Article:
And so, after spending the first five days rising early and walking until our feet could no longer carry us, we tried to slow down.   This is not a 7-day vacation from which we can return to our lives “back home” and recover during the ensuing work week.  This is our new life and we must make time to relax, learning to live, and rest, on the go.  We woke up later this morning, packed our bags and moved to our new hotel, and decided to spend a leisurely afternoon in the gardens of the Rodin Museum (where the statue of “The Thinker” is).  We peered through the hedges the other day into what looked like a beautiful spa-like courtyard and Tina insisted that we return.  Today, the sky was slightly overcast but it was warm enough to relax and read on wooden chaise lounges with the high walls of the garden keeping the wind at bay.  The setting was so tranquil with the freshly trimmed lawn embracing the tree-lined walkway and the beautifully manicured hedges framing the statues scattered throughout.  It was just what we needed today.

On a final note: I love subways!  I’ve ridden them in the U.S., in Hong Kong, and in Europe and they’re convenient, relatively cheap, and always on time.  Sure, they’re dirty, smelly and at times unbelievably complex and confusing and the Paris Metropolitan is no exception.  But once you get the hang of it, I can’t think of a better way to get around a big city.  We take the metro daily and have become very proficient at transferring from train to train while dodging busy business professionals, wide-eyed tourists and mothers with strollers.  I have a feeling we’ll miss this luxury in the Third World.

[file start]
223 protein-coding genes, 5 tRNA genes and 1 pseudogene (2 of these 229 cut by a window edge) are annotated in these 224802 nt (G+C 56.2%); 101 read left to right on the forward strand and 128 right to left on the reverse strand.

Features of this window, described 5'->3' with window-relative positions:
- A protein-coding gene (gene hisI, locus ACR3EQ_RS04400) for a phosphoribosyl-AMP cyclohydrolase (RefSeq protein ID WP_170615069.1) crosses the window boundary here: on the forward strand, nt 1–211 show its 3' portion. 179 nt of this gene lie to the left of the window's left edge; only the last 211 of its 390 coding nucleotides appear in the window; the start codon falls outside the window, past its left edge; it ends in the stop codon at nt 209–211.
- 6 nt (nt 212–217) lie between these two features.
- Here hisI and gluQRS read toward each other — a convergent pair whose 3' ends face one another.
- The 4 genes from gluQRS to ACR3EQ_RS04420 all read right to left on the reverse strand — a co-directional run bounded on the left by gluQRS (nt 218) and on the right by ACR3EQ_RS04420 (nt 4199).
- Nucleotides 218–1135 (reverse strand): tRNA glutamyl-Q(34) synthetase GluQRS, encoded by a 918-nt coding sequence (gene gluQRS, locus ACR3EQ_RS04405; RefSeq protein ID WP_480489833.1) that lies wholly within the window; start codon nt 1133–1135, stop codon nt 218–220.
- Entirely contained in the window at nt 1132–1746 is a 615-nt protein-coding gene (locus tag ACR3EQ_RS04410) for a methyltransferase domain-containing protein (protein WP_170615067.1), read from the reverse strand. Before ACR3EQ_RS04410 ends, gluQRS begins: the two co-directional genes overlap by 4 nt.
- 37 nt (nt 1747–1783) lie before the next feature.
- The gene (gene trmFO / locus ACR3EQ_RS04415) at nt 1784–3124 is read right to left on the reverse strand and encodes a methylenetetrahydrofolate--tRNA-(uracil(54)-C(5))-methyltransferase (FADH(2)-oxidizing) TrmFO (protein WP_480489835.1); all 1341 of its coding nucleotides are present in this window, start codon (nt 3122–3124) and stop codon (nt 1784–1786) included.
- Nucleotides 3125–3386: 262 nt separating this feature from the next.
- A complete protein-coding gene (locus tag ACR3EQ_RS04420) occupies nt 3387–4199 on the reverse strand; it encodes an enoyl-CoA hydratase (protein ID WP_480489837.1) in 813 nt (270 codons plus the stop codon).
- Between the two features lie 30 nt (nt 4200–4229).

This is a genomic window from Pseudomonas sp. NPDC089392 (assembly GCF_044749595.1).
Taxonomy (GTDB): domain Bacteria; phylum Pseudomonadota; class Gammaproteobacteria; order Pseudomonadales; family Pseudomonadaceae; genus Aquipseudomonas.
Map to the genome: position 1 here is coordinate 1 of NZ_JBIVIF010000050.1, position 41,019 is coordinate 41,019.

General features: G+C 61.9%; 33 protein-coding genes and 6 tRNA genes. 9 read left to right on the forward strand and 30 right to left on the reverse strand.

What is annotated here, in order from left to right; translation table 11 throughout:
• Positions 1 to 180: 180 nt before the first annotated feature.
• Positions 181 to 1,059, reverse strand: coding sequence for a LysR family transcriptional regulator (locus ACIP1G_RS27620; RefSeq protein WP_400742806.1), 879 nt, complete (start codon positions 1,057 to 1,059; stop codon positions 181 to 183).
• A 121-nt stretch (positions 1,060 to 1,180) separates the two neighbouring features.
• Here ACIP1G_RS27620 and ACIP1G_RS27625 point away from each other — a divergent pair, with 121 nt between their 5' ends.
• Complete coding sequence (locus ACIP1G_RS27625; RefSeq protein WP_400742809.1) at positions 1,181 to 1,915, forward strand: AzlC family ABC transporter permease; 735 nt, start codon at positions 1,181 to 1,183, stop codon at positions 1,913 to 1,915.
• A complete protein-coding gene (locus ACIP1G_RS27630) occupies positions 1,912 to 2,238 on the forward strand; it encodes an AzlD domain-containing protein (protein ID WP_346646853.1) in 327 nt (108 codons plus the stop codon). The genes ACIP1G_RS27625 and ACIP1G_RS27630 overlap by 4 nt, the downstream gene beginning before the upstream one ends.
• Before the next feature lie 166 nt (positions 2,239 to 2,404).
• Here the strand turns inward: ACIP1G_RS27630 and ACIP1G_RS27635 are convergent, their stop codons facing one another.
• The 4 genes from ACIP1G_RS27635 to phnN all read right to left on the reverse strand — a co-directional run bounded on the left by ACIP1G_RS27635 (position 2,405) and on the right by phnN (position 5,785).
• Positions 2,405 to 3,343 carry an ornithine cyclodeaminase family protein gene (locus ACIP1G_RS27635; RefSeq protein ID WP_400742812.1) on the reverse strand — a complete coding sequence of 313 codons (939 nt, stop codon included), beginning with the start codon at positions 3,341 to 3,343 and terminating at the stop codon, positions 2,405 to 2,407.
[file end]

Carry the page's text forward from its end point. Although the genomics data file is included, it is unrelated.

3 Responses to “Part Deux”

  1. Valerie Simpson on 11 Sep 2007 at 6:06 pm #

    Aaron, nice expression of your Paris exploits. I know that together you and Tina will find the pace that works for the two of you and allows enjoying and relaxing at the same time. Hugs, Mom

  2. Emily on 13 Sep 2007 at 12:26 pm #

    It’s been so great reading about your travels. I check daily to see what new pictures are up or to read what your doing. Been thinking about you both!
    Lots of love from the Midwest!

  3. Ollie SimpSon on 13 Sep 2007 at 2:31 pm #

    Hy you guys, I’m so glad you made this web site so we can track you across the globe. Colleen and I are so happy for you that you’re doing this that we wanna go to Europe soon. We’re thinking Greece. Love the pics so keep em coming and may God continue to bless you both.

    Love ya,

    Ollie & Colleen SimpSon